Anyone who has ever spent time in the UK on public transport knows to “mind the gap.” The purpose of the statement is to remind riders not to trip during the transition from a platform to the train, or vice versa. In the same way, boards need to be mindful of the transition between CEOs in organizations. It is this precarious transition that can lead organizations to stumble when it comes to performance.
Just how prevalent is CEO turnover in healthcare these days? The most cited source of this data comes from the American College of Healthcare Executives (ACHE), which recently reported that healthcare CEO turnover is climbing to close to 20 percent. Deborah Bowen, President and CEO, noted:
“As our data shows, elevated turnover among hospital CEOs seems to be a feature of the current healthcare environment. The continuing trend of consolidation among organizations, the increasing demands on chief executives to lead in a complex and rapidly changing environment, and retirement of leaders from the baby boomer era may all be contributing to this continuing higher level of change in the senior leadership of hospitals.”
No matter the reason, increased CEO turnover is putting extra pressure on boards to focus on succession planning and consider all of the options available to map out a plan for CEO vacancies. There are many options in the transition plan from one CEO to the next, and the use of an interim CEO is a viable option to “mind the gap” for many organizations during this transitory time.
In a BoardRoom Press article, Colleen Chapp, Senior Vice President of the Division of Interim Leadership and Advisory Services at B. E. Smith, highlighted the valuable benefits from engaging with an interim CEO. When used as intended, she explained that an interim CEO can:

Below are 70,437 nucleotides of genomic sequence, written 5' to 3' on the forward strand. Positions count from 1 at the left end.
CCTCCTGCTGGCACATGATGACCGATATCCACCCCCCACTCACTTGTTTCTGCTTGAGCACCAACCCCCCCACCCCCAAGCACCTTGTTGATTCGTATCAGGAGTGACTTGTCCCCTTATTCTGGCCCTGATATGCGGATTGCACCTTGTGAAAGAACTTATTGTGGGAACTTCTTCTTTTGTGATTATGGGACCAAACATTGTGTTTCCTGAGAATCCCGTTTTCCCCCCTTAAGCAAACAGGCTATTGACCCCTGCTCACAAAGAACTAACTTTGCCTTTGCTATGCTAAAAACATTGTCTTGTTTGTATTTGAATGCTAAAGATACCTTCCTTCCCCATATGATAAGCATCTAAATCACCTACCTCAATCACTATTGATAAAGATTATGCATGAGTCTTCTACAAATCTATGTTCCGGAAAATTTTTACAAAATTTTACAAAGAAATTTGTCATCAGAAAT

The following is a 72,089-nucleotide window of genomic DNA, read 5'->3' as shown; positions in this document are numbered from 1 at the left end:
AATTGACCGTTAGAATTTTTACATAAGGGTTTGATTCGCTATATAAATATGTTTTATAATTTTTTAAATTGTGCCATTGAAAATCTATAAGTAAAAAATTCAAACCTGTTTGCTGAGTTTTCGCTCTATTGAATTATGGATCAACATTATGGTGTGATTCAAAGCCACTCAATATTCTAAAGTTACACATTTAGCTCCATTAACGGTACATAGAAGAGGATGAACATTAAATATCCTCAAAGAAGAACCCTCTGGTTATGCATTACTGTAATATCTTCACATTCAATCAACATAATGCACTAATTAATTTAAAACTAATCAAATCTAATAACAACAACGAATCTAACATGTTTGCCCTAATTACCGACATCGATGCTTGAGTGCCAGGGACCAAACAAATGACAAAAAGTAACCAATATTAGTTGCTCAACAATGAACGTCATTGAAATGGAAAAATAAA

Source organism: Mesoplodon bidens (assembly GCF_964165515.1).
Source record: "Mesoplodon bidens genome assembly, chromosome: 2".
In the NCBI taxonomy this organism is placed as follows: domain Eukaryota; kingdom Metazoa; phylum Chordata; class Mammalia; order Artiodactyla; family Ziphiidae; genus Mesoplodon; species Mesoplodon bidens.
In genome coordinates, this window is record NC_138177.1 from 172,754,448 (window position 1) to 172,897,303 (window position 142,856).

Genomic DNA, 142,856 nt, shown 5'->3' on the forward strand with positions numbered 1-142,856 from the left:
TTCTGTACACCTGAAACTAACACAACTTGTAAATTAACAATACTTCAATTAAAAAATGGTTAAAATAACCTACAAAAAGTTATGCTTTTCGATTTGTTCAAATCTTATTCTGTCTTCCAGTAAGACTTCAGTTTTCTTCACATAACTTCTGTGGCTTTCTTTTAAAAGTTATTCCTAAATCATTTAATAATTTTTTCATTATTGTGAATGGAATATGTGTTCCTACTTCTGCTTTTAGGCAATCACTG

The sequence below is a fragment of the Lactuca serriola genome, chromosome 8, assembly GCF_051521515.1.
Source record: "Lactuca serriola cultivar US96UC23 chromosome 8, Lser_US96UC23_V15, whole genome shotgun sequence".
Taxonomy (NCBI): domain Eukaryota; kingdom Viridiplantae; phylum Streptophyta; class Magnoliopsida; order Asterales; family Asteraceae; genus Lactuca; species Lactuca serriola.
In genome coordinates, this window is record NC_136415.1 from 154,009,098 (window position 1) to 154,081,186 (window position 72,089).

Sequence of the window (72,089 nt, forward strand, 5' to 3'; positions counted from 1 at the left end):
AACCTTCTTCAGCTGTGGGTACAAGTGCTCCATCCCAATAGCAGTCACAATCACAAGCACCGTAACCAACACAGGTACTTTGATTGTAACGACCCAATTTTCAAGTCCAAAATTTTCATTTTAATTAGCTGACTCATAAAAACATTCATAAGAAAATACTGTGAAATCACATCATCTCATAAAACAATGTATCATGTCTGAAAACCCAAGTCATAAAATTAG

· Fill a mission-margin critical role.
· Provide leadership coverage while recruiting the permanent CEO replacement.
· Provide a smooth transition in order to support success for the incoming leader.
· Typically gain unplanned quality, financial, and operational improvements.
Interim Frequency and Effectiveness
But how often are these interim positions utilized? The jury is still out. Given the fluid definition of the term “interim CEO,” it is hard to identify how frequently this option is leveraged in the marketplace. The best guesses in the literature show a likely 15–30 percent use of interim CEOs as a tool in succession planning and in transitions in organizations.
While used on a regular basis, the research on interim CEO performance remains mixed. Two of the most frequently cited studies both came to separate conclusions about the performance of organizations with interim CEOs. A Harvard Business Review article recently pointed to a survey that demonstrated evidence that organizations utilizing interim CEOs rather than installing permanent ones have lower financial performance.
On the other hand, The Conference Board’s research team conducted a comprehensive study that evaluated financial performance and market reactions to interim CEO appointments. When discussing this study, they concluded, “It appears that while analysts remain pessimistic about firm performance following the selection of an interim, analysis of multiple measures of performance failed to find any relationship between firm performance and the selection of an interim CEO.” A review of other literature provides similar contradictory conclusions. At best, the research offers one solid conclusion: interim CEO effectiveness (or ineffectiveness) varies from situation to situation.
To ensure short- and long-term success with any interim CEO situation, it is imperative that boards communicate regularly and as forthrightly as possible to ensure the messages are clear to all stakeholders, staff, and even the marketplace. When communicating, boards must consider both the role and the timing of interim CEO appointments: